For the first time since Netflix (NFLX -1.44%) began streaming videos all the way back in 2007, the company is seriously considering an ad-supported version of its service. During the first-quarter conference call, CEO Reed Hastings said, "Think of us as quite open to offering even lower prices with advertising as a consumer choice." The company intends to explore the idea in detail over the course of the next couple of years.
Hastings' comment is hardly a guarantee that we'll actually see a launch of a lower-cost, ad-supported video-on-demand (AVOD) platform, but it should be considered a safe bet that we'll see it come to fruition at some point. There are three reasons Netflix should do so and two reasons it practically has to.
3 reasons Netflix should
1. Free (actually ad-supported) streaming services are becoming common in a crowded arena: There was a time when ad-supported -- free, or subsidized -- streaming platforms were seen as a big step down in value from premium, ad-free streaming services like Netflix. That's why most consumers didn't care to tune in, opting to instead pay for one of the few ad-free options available at the time.
That's no longer the case. Estimates suggest there are on the order of 200 different streaming services up and running right now. Numbers from TiVo's Q4 Video Trends report indicate the typical household in the United States regularly uses an average of 8.9 of these, and of those, 2.4 of them are free, ad-supported platforms. Notably, TiVo's data suggests the total number of streaming services being used has nearly plateaued; the figure was a comparable 8.8 services just a couple of quarters earlier. The survey also said the typical U.S. consumer believes the number of streaming subscriptions they currently have is "just right."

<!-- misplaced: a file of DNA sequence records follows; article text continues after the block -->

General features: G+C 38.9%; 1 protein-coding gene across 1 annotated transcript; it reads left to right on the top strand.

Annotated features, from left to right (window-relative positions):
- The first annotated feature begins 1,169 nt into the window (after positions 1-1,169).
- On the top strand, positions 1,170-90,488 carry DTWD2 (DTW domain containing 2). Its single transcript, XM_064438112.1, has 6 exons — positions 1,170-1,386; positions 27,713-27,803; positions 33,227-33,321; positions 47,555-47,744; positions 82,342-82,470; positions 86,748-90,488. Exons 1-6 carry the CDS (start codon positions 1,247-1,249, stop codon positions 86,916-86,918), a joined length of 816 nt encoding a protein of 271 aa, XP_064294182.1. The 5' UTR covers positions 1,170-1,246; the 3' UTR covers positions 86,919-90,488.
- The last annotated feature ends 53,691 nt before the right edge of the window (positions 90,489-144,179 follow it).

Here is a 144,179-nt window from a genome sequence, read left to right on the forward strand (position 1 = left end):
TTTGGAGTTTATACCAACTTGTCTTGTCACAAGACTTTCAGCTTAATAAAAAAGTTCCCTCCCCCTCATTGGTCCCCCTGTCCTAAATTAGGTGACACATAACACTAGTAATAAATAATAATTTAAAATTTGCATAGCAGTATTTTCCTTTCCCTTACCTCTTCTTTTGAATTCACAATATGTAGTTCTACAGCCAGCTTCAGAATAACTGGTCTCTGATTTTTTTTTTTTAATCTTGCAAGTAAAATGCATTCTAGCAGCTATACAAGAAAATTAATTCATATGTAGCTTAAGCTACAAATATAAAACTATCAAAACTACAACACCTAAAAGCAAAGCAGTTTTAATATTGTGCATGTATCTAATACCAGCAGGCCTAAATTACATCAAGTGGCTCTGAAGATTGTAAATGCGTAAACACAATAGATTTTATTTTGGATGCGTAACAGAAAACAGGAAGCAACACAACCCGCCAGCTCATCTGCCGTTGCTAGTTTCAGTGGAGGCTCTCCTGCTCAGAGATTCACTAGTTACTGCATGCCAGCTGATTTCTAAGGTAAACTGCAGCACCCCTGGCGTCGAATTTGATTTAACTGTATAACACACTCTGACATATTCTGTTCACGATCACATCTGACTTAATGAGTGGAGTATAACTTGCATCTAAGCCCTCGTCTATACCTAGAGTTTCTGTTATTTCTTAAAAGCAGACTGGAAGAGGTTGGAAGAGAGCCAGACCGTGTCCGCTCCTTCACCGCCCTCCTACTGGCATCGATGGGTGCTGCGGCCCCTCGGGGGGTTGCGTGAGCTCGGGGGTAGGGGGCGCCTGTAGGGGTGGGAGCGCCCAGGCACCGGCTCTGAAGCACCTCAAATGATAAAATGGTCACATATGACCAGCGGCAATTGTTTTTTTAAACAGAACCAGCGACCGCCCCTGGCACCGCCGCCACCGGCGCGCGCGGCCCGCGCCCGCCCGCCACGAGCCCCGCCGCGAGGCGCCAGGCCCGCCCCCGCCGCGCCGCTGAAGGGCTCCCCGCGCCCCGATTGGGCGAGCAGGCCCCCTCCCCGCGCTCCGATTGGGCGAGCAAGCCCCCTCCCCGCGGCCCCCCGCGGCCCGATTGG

This limits Netflix's ad-free service's growth potential, at least in the United States. (Keep this idea in your back pocket for just a moment.)
2. Most U.S. consumers already use a free streaming service ... because it's free: Even if they had time to watch more streaming content, most people aren't interested in paying any more for access to more on-demand shows and movies.
TiVo's fourth-quarter report adds that 74% of current ad-supported streaming users are "watching AVOD services simply because they're free." In this same vein, the average U.S. household is already shelling out around $50 per month for streaming subscriptions according to J.D. Power, arguably at the upper boundary of how much people are willing to pay. They may switch services, but that's a prospect working against Netflix as much as it's working for it. Indeed, the dynamic may be working against the company even more than it's working for it right now. Parrot Analytics says Netflix's share of the U.S. market slipped from 52.4% to 42.4% in just a couple of years, corresponding with the rise of competing services like Warner Bros. Discovery's HBO Max or Walt Disney's Disney+.